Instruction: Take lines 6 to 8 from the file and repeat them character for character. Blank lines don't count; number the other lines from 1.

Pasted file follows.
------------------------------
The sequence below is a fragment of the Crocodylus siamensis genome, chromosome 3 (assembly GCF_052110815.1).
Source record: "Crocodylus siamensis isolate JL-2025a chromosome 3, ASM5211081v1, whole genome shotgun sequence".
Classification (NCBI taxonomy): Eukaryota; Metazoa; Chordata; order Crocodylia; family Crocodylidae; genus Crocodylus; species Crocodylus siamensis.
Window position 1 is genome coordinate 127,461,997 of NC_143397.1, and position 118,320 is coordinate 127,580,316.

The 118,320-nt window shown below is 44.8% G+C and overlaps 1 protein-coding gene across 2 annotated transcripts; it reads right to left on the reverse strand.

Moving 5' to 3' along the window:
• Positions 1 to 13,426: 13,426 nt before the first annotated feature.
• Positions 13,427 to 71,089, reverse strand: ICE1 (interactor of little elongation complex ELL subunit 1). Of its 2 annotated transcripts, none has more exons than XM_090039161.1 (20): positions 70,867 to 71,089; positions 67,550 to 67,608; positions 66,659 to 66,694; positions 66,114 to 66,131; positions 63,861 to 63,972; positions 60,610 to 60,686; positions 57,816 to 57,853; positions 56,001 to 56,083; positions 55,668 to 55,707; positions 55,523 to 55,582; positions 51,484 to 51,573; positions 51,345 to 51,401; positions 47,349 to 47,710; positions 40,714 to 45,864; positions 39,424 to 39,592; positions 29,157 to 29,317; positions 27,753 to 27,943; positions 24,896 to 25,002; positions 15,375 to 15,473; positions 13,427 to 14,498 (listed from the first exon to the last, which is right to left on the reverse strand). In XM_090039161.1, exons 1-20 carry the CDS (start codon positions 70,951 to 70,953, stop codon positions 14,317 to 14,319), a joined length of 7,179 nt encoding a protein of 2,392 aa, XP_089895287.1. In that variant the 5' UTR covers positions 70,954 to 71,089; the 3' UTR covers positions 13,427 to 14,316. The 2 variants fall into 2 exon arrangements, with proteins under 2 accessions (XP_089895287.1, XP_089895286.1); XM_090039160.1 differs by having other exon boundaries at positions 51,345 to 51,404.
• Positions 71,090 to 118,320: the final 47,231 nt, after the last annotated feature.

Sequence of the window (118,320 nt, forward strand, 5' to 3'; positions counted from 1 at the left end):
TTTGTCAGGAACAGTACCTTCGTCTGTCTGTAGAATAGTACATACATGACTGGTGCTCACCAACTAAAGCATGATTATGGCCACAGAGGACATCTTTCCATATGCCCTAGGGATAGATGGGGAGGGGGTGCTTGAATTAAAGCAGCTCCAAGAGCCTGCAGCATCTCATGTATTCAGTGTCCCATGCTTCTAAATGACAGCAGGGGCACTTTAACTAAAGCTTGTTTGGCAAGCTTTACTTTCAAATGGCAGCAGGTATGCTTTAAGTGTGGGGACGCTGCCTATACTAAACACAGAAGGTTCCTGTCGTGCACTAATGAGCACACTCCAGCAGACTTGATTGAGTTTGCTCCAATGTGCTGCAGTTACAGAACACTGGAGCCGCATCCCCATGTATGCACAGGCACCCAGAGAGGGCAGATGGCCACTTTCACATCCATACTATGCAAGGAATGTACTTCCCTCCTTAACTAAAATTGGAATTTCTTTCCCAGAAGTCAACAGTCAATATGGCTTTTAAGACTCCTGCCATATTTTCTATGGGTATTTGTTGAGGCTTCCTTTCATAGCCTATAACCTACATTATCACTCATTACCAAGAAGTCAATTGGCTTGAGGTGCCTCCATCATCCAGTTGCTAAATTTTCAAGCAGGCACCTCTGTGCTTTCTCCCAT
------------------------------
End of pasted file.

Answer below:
Moving 5' to 3' along the window:
• Positions 1 to 13,426: 13,426 nt before the first annotated feature.
• Positions 13,427 to 71,089, reverse strand: ICE1 (interactor of little elongation complex ELL subunit 1). Of its 2 annotated transcripts, none has more exons than XM_090039161.1 (20): positions 70,867 to 71,089; positions 67,550 to 67,608; positions 66,659 to 66,694; positions 66,114 to 66,131; positions 63,861 to 63,972; positions 60,610 to 60,686; positions 57,816 to 57,853; positions 56,001 to 56,083; positions 55,668 to 55,707; positions 55,523 to 55,582; positions 51,484 to 51,573; positions 51,345 to 51,401; positions 47,349 to 47,710; positions 40,714 to 45,864; positions 39,424 to 39,592; positions 29,157 to 29,317; positions 27,753 to 27,943; positions 24,896 to 25,002; positions 15,375 to 15,473; positions 13,427 to 14,498 (listed from the first exon to the last, which is right to left on the reverse strand). In XM_090039161.1, exons 1-20 carry the CDS (start codon positions 70,951 to 70,953, stop codon positions 14,317 to 14,319), a joined length of 7,179 nt encoding a protein of 2,392 aa, XP_089895287.1. In that variant the 5' UTR covers positions 70,954 to 71,089; the 3' UTR covers positions 13,427 to 14,316. The 2 variants fall into 2 exon arrangements, with proteins under 2 accessions (XP_089895287.1, XP_089895286.1); XM_090039160.1 differs by having other exon boundaries at positions 51,345 to 51,404.